Read the full transcript from BAFTA Screenwriters' Lecture Series: Mark Boal
Jeremy Brock: Hi, I’m Jeremy Brock. Thank you so much for coming this evening. On behalf of the British Academy, welcome to the eighth year of the International Screenwriters’ Lectures, held in conjunction with Lucy Guard and the JJ Charitable Trust. These lectures, as some of you will know, rely entirely on Lucy’s generosity for the funding and also on the commitment of BAFTA’s staff. And I would like to thank in particular the tireless and indefatigable Mariayah Khaderbai, the series’ ridiculously modest sine qua non. Without Mariayah’s obdurate refusal to take no for an answer these lectures simply wouldn’t happen, so thank you, Mariayah.
Indeed. This year we have gathered together an extraordinarily gifted quartet of screenwriters and auteurs, beginning with tonight’s opening lecturer, the world-renowned, Oscar-winning, BAFTA-winning screenwriter Mark Boal. Mark’s credits include three astonishing films: The Hurt Locker, Zero Dark Thirty and the searingly powerful Detroit. Working in collaboration with Kathryn Bigelow Mark’s screenplays, anchored by his experience as a journalist, pulsate with a forensic attention to detail and unflinching grip on truth and a supreme gift for storytelling. BAFTA is hugely proud and honoured to welcome such a great talent. We will begin this evening with a short montage of his work, after which Mark will lecture, followed by a moderated Q&A with broadcaster and novelist Francine Stock, and then of course as always we will open it up to questions from the floor. So would you very kindly queue the montage, after which Mark will come up. Thank you.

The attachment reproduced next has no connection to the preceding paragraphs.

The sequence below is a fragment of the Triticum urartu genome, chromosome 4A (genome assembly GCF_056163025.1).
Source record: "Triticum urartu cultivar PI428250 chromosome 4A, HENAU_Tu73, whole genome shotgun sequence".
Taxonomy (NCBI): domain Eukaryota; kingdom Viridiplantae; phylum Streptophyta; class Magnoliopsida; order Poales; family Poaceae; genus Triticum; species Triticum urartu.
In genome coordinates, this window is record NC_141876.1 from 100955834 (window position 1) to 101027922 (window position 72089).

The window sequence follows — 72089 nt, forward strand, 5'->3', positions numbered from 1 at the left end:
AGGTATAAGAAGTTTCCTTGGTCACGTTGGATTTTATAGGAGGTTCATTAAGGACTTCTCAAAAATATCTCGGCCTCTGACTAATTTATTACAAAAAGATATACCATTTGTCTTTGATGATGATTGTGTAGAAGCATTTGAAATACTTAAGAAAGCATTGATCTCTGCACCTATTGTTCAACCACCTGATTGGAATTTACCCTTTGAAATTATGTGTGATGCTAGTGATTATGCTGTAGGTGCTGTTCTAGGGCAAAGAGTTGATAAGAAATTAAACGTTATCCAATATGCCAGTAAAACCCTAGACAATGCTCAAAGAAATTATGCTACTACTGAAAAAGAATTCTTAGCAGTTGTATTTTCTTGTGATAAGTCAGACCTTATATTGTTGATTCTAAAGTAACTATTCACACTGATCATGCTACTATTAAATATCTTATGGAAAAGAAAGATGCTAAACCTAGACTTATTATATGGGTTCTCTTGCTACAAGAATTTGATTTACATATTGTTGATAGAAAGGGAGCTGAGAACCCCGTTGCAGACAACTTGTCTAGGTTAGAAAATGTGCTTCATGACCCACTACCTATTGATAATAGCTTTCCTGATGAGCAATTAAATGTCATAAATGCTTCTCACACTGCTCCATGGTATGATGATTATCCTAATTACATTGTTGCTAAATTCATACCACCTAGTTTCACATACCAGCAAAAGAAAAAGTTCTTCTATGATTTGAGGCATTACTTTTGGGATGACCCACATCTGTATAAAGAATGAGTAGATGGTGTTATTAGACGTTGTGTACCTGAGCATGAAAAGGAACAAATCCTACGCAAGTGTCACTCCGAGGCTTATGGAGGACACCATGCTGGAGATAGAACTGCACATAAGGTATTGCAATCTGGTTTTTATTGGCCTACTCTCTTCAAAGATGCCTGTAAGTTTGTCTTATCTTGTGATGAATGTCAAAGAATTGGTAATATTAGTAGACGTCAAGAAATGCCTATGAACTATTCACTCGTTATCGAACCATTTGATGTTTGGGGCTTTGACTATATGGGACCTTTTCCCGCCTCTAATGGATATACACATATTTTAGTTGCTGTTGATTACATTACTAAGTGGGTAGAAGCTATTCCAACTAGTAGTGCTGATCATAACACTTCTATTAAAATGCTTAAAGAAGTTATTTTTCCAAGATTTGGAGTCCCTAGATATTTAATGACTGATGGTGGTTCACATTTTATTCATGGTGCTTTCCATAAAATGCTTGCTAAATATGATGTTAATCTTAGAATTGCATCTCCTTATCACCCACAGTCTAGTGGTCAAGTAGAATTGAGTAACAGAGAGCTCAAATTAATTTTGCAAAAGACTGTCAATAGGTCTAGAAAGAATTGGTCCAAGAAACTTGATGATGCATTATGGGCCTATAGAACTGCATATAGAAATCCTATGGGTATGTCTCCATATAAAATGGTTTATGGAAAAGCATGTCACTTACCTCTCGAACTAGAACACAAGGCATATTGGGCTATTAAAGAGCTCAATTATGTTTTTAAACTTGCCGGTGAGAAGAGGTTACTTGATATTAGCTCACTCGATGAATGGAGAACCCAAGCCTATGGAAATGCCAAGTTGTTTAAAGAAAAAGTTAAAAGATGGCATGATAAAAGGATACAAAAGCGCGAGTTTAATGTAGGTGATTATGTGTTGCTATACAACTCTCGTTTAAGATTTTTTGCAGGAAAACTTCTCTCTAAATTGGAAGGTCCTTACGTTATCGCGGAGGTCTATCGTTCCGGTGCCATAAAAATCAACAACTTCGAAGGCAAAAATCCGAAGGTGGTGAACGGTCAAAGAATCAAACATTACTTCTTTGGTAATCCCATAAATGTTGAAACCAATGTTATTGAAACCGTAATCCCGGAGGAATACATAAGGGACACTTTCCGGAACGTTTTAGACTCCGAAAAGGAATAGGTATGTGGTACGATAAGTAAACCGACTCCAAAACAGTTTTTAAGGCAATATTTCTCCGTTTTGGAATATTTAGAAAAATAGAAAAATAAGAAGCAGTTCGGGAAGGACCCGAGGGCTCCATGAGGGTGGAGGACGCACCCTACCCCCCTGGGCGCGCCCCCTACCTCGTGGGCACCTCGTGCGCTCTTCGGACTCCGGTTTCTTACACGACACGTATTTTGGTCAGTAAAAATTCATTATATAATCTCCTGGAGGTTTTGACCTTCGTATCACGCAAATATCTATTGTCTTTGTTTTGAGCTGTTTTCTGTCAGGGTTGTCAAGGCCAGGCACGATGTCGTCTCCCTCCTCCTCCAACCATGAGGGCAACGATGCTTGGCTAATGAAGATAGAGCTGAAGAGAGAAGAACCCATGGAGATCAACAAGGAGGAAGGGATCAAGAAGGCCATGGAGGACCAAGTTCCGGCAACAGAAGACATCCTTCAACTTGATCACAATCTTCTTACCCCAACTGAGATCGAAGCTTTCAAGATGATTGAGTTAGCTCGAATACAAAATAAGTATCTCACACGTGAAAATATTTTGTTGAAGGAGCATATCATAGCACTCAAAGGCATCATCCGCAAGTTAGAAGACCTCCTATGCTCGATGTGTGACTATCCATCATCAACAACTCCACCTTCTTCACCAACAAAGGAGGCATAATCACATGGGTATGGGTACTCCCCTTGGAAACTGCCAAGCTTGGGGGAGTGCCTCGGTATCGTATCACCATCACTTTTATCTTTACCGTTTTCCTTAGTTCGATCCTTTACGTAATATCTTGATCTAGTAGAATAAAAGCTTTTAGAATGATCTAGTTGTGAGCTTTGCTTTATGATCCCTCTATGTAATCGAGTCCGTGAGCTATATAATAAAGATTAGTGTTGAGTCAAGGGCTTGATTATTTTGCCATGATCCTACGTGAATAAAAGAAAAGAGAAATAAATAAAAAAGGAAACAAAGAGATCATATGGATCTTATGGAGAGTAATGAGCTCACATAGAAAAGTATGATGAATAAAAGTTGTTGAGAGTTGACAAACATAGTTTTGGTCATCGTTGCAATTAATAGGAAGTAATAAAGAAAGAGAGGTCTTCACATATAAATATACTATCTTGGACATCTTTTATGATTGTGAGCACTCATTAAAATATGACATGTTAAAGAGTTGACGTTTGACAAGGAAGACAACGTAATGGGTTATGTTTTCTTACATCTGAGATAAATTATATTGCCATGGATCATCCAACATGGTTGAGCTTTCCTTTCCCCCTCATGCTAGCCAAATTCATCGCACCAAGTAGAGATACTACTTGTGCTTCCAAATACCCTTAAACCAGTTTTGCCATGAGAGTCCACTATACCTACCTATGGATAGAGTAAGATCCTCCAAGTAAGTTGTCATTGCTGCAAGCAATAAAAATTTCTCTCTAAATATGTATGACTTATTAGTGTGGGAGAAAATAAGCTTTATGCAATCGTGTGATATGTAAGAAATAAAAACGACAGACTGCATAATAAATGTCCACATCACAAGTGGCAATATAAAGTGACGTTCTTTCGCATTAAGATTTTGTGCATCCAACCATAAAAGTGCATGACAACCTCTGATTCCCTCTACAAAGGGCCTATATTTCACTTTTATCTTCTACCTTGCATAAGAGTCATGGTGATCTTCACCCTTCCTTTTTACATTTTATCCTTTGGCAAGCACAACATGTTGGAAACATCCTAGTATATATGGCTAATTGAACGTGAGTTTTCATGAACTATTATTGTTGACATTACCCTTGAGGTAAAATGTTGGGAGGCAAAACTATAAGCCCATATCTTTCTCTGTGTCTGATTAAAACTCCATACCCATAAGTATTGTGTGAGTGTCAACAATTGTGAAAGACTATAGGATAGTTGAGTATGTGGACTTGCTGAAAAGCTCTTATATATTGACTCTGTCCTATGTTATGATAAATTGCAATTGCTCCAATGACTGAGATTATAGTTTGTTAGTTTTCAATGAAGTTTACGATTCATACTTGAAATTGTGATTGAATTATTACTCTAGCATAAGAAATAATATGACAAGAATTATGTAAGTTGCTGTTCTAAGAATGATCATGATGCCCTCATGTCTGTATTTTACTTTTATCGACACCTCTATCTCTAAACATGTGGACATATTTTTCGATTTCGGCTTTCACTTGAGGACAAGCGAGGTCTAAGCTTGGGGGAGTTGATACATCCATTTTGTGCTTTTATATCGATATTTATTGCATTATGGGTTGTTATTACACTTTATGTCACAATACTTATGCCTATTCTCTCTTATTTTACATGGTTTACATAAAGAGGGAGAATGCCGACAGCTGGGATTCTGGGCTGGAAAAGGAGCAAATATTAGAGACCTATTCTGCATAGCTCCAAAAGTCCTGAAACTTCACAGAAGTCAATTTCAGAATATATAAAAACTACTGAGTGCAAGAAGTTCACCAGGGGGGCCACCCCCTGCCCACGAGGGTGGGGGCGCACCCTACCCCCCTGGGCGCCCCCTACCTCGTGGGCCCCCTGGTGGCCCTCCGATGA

Mark Boal: Thank you. Is this on? Is this working? Very kind of you. I’m actually quite glad that Kathryn Bigelow is not here tonight, because if she saw that last clip out of sync... And I have a whisky, this is perfect. It is actually a great pleasure to be here in the cultural heart of London, and I would like to thank my lovely hosts, Mariayah, who’s already been thanked, but also Amanda Berry, Jeremy Brock, Lucy Guard and Cassandra Neal.
[Drinks] Ok, I might do that a few times. But yeah, truly, truly happy to be here and I’ll tell you why. It’s not just because BAFTA is an important cultural institution which is needed now more than ever in this climate of rapacious commercialism; it’s not just because BAFTA stands for truth and integrity and innovation in the arts, values which are not invincible or almighty, but are in fact quite fragile and must always be nourished and renewed; and I’m happy to be here not just because I’ve received two BAFTAs, and the encouragement that they confer has pushed me to continue to try my hand at serious work; And I’m happy to be here not just because we’re going to have a probing talk tonight, which is going to make us incrementally better people—or at least that’s the hope. The truth is, if I’m completely honest with you—which I’m going to try to be completely honest with you tonight—I’m happy to be here because I’d be happy to be just about anywhere that wasn’t the United States of America right now, and particularly Los Angeles.